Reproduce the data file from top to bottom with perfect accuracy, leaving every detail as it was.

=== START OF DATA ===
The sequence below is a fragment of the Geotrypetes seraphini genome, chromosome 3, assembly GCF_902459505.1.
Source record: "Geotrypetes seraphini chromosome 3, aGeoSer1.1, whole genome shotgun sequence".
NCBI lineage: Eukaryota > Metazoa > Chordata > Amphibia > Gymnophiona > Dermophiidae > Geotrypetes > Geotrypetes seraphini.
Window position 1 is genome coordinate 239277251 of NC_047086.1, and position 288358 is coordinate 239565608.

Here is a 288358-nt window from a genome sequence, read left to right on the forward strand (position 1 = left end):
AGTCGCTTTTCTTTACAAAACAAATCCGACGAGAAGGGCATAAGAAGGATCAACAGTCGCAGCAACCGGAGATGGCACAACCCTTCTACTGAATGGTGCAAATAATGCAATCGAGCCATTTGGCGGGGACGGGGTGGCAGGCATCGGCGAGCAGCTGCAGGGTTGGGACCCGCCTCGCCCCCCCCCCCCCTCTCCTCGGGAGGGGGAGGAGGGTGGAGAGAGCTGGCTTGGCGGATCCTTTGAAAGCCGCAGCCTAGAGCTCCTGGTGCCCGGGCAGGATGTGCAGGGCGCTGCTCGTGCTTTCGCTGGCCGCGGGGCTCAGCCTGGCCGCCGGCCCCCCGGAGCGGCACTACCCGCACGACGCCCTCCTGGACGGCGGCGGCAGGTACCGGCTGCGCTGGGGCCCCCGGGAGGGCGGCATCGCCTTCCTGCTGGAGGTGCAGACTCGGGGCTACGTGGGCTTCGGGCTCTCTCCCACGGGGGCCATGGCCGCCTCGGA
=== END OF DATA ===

The sequence below is a fragment of the Geotrypetes seraphini genome, chromosome 3, assembly GCF_902459505.1.
Source record: "Geotrypetes seraphini chromosome 3, aGeoSer1.1, whole genome shotgun sequence".
NCBI lineage: Eukaryota > Metazoa > Chordata > Amphibia > Gymnophiona > Dermophiidae > Geotrypetes > Geotrypetes seraphini.
Window position 1 is genome coordinate 239277251 of NC_047086.1, and position 288358 is coordinate 239565608.

Here is a 288358-nt window from a genome sequence, read left to right on the forward strand (position 1 = left end):
AGTCGCTTTTCTTTACAAAACAAATCCGACGAGAAGGGCATAAGAAGGATCAACAGTCGCAGCAACCGGAGATGGCACAACCCTTCTACTGAATGGTGCAAATAATGCAATCGAGCCATTTGGCGGGGACGGGGTGGCAGGCATCGGCGAGCAGCTGCAGGGTTGGGACCCGCCTCGCCCCCCCCCCCCCTCTCCTCGGGAGGGGGAGGAGGGTGGAGAGAGCTGGCTTGGCGGATCCTTTGAAAGCCGCAGCCTAGAGCTCCTGGTGCCCGGGCAGGATGTGCAGGGCGCTGCTCGTGCTTTCGCTGGCCGCGGGGCTCAGCCTGGCCGCCGGCCCCCCGGAGCGGCACTACCCGCACGACGCCCTCCTGGACGGCGGCGGCAGGTACCGGCTGCGCTGGGGCCCCCGGGAGGGCGGCATCGCCTTCCTGCTGGAGGTGCAGACTCGGGGCTACGTGGGCTTCGGGCTCTCTCCCACGGGGGCCATGGCCGCCTCGGA